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Sprint 'Cut Your Bill in Half' promo won't work for everyone

The deal for AT&T and Verizon customers has complicated rules and requires a credit check

Last updated: February 06, 2015 10:45 AM

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Sprint, which got clobbered for value and data service in Consumer Reports’ most-recent cell phone service satisfaction survey, has a compelling offer for restless AT&T and Verizon customers. The deal, called “Cut Your Bill in Half Event,” promises defectors unlimited voice minutes, text messages, and a “comparable” monthly data allowance, including line access fees, at half the rate they were paying before (excluding phone-leasing or purchasing fees). What’s more, they’ll get up to $350 per phone line to cover the early-termination fees their jilted carrier will no-doubt fling at them. Sprint will also waive its normal $36-per-line activation fee. Not bad.

Not surprisingly the deal snubs T-Mobile customers, who already enjoy some of the lowest rates in the industry. But Sprint does offer defecting T-Mobile customers an ersatz consolation prize of $200 per line if they sign up before April 9.

Signing up seems simple enough. Here’s how it works:

  1. Upload your AT&T or Verizon bill for an estimate on what Sprint says it will save you. 
  2. Pick a new phone from Sprint’s phone selector.
  3. Turn in your old AT&T or Verizon phone(s) at a Sprint store within 30 days. Sprint can also send you a prepaid shipping kit in the mail if you don’t feel like schlepping to the store. Sprint promises to recycle old phones.  

Learn how to save money on your phone plan and get the best cell phone plan for your family. And find out whether small carriers outrank the big ones in our latest cell phone service survey.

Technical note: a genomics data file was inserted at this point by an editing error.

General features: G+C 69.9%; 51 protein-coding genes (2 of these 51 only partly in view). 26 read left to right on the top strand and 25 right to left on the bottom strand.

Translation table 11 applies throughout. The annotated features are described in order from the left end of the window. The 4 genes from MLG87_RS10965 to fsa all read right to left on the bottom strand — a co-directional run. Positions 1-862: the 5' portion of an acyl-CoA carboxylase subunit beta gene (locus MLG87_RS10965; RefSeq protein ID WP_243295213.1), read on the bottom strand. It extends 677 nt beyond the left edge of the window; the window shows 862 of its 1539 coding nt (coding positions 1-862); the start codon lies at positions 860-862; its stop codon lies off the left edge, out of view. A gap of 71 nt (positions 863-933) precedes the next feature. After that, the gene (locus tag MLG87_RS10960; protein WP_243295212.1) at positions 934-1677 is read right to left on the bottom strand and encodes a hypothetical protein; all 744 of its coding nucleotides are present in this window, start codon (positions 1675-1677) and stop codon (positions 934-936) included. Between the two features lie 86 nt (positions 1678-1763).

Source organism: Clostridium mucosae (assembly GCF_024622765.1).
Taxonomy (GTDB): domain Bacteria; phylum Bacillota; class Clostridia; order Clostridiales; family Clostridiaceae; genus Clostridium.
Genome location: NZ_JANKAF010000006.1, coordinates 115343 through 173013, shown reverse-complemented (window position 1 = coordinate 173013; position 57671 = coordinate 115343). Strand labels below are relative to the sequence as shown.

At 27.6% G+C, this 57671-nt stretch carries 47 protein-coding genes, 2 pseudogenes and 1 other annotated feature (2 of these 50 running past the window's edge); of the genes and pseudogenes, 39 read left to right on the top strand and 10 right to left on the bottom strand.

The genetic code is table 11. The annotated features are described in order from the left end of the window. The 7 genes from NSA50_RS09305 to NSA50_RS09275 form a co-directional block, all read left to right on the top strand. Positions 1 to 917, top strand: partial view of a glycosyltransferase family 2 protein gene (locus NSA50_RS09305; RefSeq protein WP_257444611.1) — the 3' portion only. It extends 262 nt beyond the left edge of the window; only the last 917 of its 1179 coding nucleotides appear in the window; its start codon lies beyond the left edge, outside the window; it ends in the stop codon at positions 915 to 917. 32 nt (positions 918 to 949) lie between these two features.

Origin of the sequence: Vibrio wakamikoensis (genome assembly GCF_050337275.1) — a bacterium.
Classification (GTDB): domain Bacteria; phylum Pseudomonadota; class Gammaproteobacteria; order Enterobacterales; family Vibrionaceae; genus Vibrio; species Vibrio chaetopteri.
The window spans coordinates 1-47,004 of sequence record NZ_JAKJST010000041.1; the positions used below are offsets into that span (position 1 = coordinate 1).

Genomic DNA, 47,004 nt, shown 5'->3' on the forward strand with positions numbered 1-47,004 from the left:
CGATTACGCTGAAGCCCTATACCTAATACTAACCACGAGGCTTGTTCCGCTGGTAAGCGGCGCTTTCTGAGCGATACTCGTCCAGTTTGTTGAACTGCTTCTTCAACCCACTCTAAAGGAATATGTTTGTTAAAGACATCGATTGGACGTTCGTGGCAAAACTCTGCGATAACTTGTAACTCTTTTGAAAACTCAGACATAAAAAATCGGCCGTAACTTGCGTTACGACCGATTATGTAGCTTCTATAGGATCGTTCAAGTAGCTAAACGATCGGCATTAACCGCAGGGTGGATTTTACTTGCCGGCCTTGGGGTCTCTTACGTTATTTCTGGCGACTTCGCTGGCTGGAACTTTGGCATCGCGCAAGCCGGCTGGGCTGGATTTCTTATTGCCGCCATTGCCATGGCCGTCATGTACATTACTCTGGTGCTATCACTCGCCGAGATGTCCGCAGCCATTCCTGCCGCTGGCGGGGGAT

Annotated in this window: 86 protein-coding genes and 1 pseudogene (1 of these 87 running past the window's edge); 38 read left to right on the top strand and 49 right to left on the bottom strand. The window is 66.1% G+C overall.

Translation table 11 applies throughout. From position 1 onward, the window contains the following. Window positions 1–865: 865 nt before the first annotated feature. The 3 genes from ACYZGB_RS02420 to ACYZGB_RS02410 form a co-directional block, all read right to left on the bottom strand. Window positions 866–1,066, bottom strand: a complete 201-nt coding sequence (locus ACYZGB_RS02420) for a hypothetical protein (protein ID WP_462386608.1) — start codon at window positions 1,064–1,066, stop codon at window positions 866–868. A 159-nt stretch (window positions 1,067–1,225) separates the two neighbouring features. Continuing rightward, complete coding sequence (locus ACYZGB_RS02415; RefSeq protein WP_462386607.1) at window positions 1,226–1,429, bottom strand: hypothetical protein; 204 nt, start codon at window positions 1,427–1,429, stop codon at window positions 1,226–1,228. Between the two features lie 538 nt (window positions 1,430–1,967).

Of course, as with most wireless offers, this deal comes with quite a few strings—and they're not obvious if you just look at Sprint's ads.

You need good credit. Customers with an unimpressive credit score won’t be able to participate in the Cut Your Bill in Half promo. This is an industry-wide gotcha that T-Mobile anemically addressed with its latest “uncarrier” move. (A Sprint representative declined to spell out what credit score it would take to qualify for the deal.)

You can get 'bounced' out of the deal. Not paying your bills on time can kick you into Sprint's higher regular rates. And once you’re out, you can’t come back. We originally reported that a phone upgrade for you or anyone in your family would end the deal, as well. Sprint then informed us that it was dropping that policy, although it said it would not guarantee that the plan would be available on all future devices.  

You won’t be able to sell your old phone. Forget recouping some bucks on eBay by selling your old phone. Even though your old AT&T or Verizon phone will never work on Sprint, the carrier requires you to turn in your old phone to participate in the deal (again, within 30 days). If you don’t get all of your phones in, Sprint will assess a $200 "Non-Returned Phone Charge" per line to your account. Sprint says the policy is part of its recycle program. Sure. This is just speculation, but could it also be insurance to prevent your from going back to your old carrier?

The check is not in the mail. It’s nice that Sprint will reimburse customers up to $350 per phone line to cover early-termination fees. But instead of a check—or just a reduction of your bill for a few months—Sprint will send you a prepaid American Express card. Prepaid cards are fine and they are accepted at most merchants, but they can’t be cashed and they’re easy to forget in your wallet. And you might have to wait up to 12 weeks for your card to arrive. If you don't spend it all within 6 months, you’ll be assessed a $3 monthly service fee. 

Bottom line: Carrier promotions offering to lower phone bills are always nice to see, but this half-off deal is hard to get and easy to lose, which makes it half as attractive as it could be.

—Mike Gikas

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